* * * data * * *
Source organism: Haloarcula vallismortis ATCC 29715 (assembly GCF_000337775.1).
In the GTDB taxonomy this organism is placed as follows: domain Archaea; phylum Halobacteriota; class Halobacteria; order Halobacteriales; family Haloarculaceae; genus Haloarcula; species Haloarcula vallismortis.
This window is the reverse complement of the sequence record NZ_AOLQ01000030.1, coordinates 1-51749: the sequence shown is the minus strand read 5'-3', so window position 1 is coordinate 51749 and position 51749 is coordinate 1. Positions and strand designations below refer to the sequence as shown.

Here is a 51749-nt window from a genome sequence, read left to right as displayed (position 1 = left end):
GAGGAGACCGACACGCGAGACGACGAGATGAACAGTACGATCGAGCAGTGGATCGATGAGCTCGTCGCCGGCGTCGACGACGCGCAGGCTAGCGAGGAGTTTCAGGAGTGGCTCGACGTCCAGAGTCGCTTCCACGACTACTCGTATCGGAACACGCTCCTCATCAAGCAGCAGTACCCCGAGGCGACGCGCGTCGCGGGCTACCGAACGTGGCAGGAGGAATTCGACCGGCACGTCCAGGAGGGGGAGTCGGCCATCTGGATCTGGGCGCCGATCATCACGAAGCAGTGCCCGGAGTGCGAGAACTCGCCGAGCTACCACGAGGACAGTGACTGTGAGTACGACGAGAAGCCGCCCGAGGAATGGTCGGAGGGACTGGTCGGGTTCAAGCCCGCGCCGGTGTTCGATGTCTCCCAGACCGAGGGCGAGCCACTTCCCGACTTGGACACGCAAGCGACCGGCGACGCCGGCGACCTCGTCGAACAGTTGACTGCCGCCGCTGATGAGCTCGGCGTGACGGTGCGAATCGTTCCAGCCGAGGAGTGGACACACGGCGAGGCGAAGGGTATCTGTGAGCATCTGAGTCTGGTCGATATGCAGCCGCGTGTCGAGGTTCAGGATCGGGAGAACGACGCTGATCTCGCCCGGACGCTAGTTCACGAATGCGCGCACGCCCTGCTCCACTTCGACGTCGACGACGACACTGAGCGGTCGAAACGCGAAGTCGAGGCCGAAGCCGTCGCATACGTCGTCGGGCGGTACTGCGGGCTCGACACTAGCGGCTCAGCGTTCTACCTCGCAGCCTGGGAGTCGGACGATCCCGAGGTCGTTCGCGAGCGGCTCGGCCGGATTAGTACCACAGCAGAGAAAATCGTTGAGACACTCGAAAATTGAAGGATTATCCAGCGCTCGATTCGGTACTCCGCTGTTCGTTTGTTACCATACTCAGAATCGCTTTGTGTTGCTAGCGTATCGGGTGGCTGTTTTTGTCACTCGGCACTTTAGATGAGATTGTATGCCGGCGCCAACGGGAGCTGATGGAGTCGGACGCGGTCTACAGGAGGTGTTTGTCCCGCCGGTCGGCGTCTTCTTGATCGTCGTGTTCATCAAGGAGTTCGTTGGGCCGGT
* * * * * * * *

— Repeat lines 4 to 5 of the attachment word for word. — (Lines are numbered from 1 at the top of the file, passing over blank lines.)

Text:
Here is a 51749-nt window from a genome sequence, read left to right as displayed (position 1 = left end):
GAGGAGACCGACACGCGAGACGACGAGATGAACAGTACGATCGAGCAGTGGATCGATGAGCTCGTCGCCGGCGTCGACGACGCGCAGGCTAGCGAGGAGTTTCAGGAGTGGCTCGACGTCCAGAGTCGCTTCCACGACTACTCGTATCGGAACACGCTCCTCATCAAGCAGCAGTACCCCGAGGCGACGCGCGTCGCGGGCTACCGAACGTGGCAGGAGGAATTCGACCGGCACGTCCAGGAGGGGGAGTCGGCCATCTGGATCTGGGCGCCGATCATCACGAAGCAGTGCCCGGAGTGCGAGAACTCGCCGAGCTACCACGAGGACAGTGACTGTGAGTACGACGAGAAGCCGCCCGAGGAATGGTCGGAGGGACTGGTCGGGTTCAAGCCCGCGCCGGTGTTCGATGTCTCCCAGACCGAGGGCGAGCCACTTCCCGACTTGGACACGCAAGCGACCGGCGACGCCGGCGACCTCGTCGAACAGTTGACTGCCGCCGCTGATGAGCTCGGCGTGACGGTGCGAATCGTTCCAGCCGAGGAGTGGACACACGGCGAGGCGAAGGGTATCTGTGAGCATCTGAGTCTGGTCGATATGCAGCCGCGTGTCGAGGTTCAGGATCGGGAGAACGACGCTGATCTCGCCCGGACGCTAGTTCACGAATGCGCGCACGCCCTGCTCCACTTCGACGTCGACGACGACACTGAGCGGTCGAAACGCGAAGTCGAGGCCGAAGCCGTCGCATACGTCGTCGGGCGGTACTGCGGGCTCGACACTAGCGGCTCAGCGTTCTACCTCGCAGCCTGGGAGTCGGACGATCCCGAGGTCGTTCGCGAGCGGCTCGGCCGGATTAGTACCACAGCAGAGAAAATCGTTGAGACACTCGAAAATTGAAGGATTATCCAGCGCTCGATTCGGTACTCCGCTGTTCGTTTGTTACCATACTCAGAATCGCTTTGTGTTGCTAGCGTATCGGGTGGCTGTTTTTGTCACTCGGCACTTTAGATGAGATTGTATGCCGGCGCCAACGGGAGCTGATGGAGTCGGACGCGGTCTACAGGAGGTGTTTGTCCCGCCGGTCGGCGTCTTCTTGATCGTCGTGTTCATCAAGGAGTTCGTTGGGCCGGT